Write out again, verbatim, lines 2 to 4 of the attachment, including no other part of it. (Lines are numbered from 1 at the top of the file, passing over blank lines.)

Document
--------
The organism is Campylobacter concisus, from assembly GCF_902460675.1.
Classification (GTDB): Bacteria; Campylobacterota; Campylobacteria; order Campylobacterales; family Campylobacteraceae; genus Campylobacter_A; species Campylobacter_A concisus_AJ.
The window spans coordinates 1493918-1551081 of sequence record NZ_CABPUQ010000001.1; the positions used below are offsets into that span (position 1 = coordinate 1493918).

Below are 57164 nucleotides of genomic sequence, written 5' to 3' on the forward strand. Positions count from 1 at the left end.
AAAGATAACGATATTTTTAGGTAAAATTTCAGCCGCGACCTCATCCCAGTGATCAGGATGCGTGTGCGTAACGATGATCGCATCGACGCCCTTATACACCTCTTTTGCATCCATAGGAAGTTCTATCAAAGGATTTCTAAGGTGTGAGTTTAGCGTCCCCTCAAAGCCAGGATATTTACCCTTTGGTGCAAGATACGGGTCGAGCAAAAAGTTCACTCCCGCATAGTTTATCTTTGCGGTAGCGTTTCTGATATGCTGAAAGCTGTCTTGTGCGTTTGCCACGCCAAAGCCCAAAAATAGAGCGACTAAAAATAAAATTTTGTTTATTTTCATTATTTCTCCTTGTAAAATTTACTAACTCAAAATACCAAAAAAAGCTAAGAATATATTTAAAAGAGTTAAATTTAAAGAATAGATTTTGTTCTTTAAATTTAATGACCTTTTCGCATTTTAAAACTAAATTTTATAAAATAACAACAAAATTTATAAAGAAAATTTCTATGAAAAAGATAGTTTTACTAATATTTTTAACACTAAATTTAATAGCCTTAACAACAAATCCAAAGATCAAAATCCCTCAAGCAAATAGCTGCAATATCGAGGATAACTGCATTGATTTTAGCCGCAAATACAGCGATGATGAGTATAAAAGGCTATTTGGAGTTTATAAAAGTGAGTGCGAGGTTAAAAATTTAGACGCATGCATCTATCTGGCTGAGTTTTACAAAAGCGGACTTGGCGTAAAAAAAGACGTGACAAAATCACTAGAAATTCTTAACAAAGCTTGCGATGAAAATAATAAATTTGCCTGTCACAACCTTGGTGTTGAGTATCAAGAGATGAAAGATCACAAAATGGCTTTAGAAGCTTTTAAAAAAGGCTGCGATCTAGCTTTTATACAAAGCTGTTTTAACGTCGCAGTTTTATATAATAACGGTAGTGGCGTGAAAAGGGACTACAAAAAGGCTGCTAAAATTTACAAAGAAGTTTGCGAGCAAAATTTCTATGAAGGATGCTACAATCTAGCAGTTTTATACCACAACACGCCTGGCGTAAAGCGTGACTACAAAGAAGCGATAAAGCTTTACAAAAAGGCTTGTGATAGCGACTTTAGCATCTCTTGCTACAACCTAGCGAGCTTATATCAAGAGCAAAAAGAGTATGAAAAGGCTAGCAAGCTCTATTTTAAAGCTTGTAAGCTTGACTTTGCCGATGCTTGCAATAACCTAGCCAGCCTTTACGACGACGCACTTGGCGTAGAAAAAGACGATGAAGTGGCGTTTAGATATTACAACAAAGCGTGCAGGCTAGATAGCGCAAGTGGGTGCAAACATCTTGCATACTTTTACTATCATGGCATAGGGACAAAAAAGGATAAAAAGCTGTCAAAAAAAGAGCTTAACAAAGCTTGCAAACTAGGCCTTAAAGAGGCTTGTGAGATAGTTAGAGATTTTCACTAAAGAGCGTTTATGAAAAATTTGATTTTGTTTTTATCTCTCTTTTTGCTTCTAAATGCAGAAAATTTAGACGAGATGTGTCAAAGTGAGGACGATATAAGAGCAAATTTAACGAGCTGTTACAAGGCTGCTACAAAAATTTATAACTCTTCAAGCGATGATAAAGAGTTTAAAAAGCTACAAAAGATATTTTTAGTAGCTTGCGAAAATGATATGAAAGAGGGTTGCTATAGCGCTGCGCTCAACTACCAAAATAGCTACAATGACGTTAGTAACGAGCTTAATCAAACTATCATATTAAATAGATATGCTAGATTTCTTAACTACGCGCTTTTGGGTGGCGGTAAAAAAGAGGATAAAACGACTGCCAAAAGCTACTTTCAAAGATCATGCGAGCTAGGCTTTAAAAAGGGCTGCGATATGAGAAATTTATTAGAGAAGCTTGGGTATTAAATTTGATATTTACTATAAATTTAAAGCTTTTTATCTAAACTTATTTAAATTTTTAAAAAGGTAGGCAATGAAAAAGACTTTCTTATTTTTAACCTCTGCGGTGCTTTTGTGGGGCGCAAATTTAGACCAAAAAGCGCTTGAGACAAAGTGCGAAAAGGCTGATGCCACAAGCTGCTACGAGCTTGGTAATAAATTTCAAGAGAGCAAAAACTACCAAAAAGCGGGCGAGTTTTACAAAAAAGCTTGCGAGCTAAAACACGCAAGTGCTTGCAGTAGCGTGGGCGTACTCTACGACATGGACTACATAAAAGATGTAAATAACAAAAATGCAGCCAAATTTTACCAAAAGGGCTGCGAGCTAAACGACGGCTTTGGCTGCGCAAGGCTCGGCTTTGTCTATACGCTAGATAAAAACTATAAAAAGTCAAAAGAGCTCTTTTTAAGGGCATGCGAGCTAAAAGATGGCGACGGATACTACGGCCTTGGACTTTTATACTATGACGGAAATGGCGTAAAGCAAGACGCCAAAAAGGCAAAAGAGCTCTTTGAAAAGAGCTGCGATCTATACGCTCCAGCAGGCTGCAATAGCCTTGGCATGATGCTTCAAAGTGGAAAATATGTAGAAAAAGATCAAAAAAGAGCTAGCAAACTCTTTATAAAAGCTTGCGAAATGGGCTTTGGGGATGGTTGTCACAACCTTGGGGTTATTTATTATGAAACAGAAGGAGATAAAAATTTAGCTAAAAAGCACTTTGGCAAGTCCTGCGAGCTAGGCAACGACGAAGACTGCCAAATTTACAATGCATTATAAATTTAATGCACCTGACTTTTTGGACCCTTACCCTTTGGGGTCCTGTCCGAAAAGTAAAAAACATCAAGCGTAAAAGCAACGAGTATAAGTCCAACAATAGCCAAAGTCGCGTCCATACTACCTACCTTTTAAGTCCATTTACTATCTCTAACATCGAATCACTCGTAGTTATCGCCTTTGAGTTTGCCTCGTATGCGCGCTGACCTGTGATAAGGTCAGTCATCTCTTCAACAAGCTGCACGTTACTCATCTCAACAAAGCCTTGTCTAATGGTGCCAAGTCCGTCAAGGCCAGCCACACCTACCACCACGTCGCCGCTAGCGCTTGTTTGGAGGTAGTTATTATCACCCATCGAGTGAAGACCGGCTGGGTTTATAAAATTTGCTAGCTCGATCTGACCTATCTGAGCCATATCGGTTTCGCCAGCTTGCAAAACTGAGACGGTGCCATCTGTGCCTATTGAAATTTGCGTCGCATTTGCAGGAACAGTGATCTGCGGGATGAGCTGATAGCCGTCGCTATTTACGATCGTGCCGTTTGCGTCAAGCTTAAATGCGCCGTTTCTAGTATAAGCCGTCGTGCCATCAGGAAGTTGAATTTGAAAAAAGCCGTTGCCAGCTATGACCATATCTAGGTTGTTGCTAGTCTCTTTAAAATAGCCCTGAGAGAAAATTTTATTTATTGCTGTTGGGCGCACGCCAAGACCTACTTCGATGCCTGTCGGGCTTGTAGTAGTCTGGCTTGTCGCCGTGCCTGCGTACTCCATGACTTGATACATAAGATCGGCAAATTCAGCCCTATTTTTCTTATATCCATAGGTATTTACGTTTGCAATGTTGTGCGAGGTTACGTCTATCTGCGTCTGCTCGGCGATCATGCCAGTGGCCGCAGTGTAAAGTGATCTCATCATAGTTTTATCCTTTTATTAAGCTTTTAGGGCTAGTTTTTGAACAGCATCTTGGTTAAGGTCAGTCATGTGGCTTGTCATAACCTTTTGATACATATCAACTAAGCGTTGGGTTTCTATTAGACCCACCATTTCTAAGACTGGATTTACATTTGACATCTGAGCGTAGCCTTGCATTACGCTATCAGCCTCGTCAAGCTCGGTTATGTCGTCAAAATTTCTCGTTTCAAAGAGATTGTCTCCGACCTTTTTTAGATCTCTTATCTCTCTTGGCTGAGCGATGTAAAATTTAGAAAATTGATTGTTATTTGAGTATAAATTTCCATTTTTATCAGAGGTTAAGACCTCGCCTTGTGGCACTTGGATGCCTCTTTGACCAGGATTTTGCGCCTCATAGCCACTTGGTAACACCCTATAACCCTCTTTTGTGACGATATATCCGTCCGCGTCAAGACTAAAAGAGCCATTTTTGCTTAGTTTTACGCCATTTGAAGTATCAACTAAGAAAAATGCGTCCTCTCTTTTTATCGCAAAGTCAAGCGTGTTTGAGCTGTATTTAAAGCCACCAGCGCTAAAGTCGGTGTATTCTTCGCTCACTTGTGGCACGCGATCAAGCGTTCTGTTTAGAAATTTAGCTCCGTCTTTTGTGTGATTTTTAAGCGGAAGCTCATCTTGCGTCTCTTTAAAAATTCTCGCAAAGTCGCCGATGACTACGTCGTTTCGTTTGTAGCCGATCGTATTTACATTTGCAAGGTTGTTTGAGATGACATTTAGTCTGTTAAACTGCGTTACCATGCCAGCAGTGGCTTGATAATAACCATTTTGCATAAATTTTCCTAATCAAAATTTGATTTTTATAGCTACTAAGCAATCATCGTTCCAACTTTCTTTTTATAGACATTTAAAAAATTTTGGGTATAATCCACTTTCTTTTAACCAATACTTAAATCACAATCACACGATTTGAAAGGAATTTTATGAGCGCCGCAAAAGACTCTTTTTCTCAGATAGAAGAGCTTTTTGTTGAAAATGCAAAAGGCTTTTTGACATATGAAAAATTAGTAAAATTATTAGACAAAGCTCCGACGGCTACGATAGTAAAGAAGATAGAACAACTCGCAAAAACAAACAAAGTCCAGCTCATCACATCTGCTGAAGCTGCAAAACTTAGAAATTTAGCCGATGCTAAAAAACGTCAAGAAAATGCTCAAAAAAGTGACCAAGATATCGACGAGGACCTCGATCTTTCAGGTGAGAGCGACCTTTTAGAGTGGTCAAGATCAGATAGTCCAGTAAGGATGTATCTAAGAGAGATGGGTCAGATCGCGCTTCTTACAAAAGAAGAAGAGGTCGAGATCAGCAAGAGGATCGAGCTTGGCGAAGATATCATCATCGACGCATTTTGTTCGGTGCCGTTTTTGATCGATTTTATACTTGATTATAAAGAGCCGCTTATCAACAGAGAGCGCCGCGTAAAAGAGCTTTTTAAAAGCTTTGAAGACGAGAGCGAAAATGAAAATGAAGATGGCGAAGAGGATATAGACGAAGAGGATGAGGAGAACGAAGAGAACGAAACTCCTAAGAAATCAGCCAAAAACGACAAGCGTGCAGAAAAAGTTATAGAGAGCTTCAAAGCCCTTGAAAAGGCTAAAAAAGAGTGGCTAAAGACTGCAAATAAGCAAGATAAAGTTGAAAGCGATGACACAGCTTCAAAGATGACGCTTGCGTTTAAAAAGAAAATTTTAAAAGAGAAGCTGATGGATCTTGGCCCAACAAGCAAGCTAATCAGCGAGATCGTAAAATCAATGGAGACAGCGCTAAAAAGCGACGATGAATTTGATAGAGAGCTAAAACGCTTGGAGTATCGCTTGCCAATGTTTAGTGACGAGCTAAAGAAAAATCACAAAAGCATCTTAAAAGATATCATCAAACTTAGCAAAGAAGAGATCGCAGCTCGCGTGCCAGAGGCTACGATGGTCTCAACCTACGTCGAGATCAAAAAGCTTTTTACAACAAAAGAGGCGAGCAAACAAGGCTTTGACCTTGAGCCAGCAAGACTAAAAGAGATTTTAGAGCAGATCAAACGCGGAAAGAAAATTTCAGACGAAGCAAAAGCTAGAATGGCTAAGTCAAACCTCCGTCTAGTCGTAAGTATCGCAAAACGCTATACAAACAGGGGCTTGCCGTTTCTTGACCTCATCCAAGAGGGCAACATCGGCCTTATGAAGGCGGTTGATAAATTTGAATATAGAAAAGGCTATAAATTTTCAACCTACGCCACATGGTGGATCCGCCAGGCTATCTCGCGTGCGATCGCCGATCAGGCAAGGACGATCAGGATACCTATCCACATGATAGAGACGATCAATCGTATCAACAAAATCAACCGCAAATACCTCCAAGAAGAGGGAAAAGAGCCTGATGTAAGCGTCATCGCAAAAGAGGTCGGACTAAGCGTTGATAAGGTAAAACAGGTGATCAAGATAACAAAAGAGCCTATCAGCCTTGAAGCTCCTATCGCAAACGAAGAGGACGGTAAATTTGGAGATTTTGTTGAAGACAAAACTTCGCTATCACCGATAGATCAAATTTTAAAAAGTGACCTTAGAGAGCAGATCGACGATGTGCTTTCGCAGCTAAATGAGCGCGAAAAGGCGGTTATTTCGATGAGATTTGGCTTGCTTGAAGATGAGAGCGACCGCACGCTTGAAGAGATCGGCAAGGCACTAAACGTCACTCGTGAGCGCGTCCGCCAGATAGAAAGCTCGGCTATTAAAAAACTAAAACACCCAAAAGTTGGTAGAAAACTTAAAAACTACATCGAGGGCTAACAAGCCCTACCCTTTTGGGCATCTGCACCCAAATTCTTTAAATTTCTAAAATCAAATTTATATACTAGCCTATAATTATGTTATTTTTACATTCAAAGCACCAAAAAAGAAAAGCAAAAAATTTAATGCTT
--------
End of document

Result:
Classification (GTDB): Bacteria; Campylobacterota; Campylobacteria; order Campylobacterales; family Campylobacteraceae; genus Campylobacter_A; species Campylobacter_A concisus_AJ.
The window spans coordinates 1493918-1551081 of sequence record NZ_CABPUQ010000001.1; the positions used below are offsets into that span (position 1 = coordinate 1493918).

Below are 57164 nucleotides of genomic sequence, written 5' to 3' on the forward strand. Positions count from 1 at the left end.